Myotonia congenita is an inherited neuromuscular disorder characterized by the inability of muscles to quickly relax after a voluntary contraction.  The condition is present from early childhood, but symptoms can be mild.  Most children will be 2 or 3 years old when parents first notice their muscle stiffness, particularly in the legs, often provoked by sudden activity after rest.  The disease doesn’t cause muscle wasting; in fact, it may cause muscle enlargement.  Muscle strength is increased.  There are two forms of the disorder:  Becker-type, which is the most common form; and Thomsen’s disease, which is a rare and milder form.  The disorder is cause by mutations in a gene responsible for shutting off electrical excitation in the muscles. 

Treatment
Treatment

Most people with myotonia congenita don’t require special treatments.  Stiff muscles usually resolve with exercise, or light movement, especially after resting.  For individuals whose symptoms are more limiting, doctors have had some success with medications such as quinine, or anticonvulsant drugs such as phenytoin.  Physical therapy and other rehabilitative therapies are also sometimes used to improve muscle function. 

×
Treatment

Most people with myotonia congenita don’t require special treatments.  Stiff muscles usually resolve with exercise, or light movement, especially after resting.  For individuals whose symptoms are more limiting, doctors have had some success with medications such as quinine, or anticonvulsant drugs such as phenytoin.  Physical therapy and other rehabilitative therapies are also sometimes used to improve muscle function.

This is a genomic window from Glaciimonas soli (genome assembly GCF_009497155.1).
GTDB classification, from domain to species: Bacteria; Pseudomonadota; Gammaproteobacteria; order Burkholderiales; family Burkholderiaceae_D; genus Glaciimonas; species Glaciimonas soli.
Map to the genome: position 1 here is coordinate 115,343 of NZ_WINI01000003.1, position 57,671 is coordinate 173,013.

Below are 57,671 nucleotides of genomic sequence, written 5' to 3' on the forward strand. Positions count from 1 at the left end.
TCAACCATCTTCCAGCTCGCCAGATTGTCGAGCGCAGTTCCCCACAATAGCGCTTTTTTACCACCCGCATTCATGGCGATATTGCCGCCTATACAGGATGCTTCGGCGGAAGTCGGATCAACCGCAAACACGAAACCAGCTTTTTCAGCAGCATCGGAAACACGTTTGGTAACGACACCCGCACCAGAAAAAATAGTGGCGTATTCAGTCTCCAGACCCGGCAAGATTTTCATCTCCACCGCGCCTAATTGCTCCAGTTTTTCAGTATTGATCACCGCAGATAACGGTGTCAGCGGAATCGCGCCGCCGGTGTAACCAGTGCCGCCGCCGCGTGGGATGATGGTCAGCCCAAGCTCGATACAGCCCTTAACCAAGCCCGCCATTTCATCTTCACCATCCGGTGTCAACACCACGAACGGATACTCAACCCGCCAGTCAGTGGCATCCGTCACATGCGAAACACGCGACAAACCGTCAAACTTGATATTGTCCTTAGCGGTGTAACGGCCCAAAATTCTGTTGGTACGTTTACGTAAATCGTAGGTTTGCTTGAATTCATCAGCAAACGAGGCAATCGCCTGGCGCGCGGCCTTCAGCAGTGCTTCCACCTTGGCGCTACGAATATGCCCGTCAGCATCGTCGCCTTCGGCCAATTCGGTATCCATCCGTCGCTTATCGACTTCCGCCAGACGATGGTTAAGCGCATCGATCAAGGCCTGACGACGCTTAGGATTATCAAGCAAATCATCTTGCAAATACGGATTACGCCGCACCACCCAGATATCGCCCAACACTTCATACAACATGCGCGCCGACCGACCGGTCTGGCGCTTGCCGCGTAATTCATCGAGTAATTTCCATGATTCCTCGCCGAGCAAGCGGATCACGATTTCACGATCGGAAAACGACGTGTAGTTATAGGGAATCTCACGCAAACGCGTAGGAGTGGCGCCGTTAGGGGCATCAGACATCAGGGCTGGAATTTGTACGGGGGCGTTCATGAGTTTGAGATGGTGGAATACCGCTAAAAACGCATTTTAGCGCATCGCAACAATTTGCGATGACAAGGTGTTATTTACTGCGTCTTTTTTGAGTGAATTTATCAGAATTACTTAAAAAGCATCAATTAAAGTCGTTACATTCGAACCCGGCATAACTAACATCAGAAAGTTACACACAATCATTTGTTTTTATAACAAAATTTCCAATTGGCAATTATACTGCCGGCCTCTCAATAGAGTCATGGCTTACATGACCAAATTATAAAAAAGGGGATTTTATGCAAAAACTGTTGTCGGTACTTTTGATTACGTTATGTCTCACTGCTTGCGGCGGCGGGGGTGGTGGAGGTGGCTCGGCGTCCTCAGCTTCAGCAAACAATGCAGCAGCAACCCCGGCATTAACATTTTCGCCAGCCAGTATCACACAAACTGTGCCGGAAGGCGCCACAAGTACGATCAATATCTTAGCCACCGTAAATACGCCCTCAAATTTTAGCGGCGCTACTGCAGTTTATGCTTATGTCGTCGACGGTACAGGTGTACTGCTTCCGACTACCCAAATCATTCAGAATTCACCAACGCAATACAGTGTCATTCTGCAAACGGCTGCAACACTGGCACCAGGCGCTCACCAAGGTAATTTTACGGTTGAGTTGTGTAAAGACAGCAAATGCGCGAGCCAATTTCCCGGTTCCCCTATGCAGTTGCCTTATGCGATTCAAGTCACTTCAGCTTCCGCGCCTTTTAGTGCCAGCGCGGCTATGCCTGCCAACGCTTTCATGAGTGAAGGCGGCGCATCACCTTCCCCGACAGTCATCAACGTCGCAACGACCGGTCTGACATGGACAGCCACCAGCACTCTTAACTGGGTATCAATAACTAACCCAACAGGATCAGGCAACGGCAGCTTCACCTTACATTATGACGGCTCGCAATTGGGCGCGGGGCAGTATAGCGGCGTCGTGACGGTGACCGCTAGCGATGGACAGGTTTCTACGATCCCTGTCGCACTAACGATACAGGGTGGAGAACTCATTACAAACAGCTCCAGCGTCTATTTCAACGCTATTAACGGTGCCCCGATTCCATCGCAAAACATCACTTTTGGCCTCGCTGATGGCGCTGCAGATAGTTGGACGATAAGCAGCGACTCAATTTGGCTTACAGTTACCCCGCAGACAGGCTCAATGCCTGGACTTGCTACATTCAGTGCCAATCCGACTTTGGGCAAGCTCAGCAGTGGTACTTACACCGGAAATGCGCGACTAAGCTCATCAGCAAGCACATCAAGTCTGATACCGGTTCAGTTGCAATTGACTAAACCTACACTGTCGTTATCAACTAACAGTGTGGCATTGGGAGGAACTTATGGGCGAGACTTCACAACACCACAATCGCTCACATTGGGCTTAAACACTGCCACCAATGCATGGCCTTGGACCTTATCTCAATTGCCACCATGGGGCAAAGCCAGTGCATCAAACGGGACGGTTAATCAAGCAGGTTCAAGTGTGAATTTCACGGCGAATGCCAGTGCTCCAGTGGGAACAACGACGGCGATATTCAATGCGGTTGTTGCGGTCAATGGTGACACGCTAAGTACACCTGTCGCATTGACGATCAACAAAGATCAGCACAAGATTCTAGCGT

Definition
Definition

Myotonia congenita is an inherited neuromuscular disorder characterized by the inability of muscles to quickly relax after a voluntary contraction.  The condition is present from early childhood, but symptoms can be mild.  Most children will be 2 or 3 years old when parents first notice their muscle stiffness, particularly in the legs, often provoked by sudden activity after rest.  The disease doesn’t cause muscle wasting; in fact, it may cause muscle enlargement.  Muscle strength is increased.  There are two forms of the disorder:  Becker-type, which is the most common form; and Thomsen’s disease, which is a rare and milder form.  The disorder is cause by mutations in a gene responsible for shutting off electrical excitation in the muscles. 

Treatment
Treatment

Most people with myotonia congenita don’t require special treatments.  Stiff muscles usually resolve with exercise, or light movement, especially after resting.  For individuals whose symptoms are more limiting, doctors have had some success with medications such as quinine, or anticonvulsant drugs such as phenytoin.  Physical therapy and other rehabilitative therapies are also sometimes used to improve muscle function. 

Prognosis
Prognosis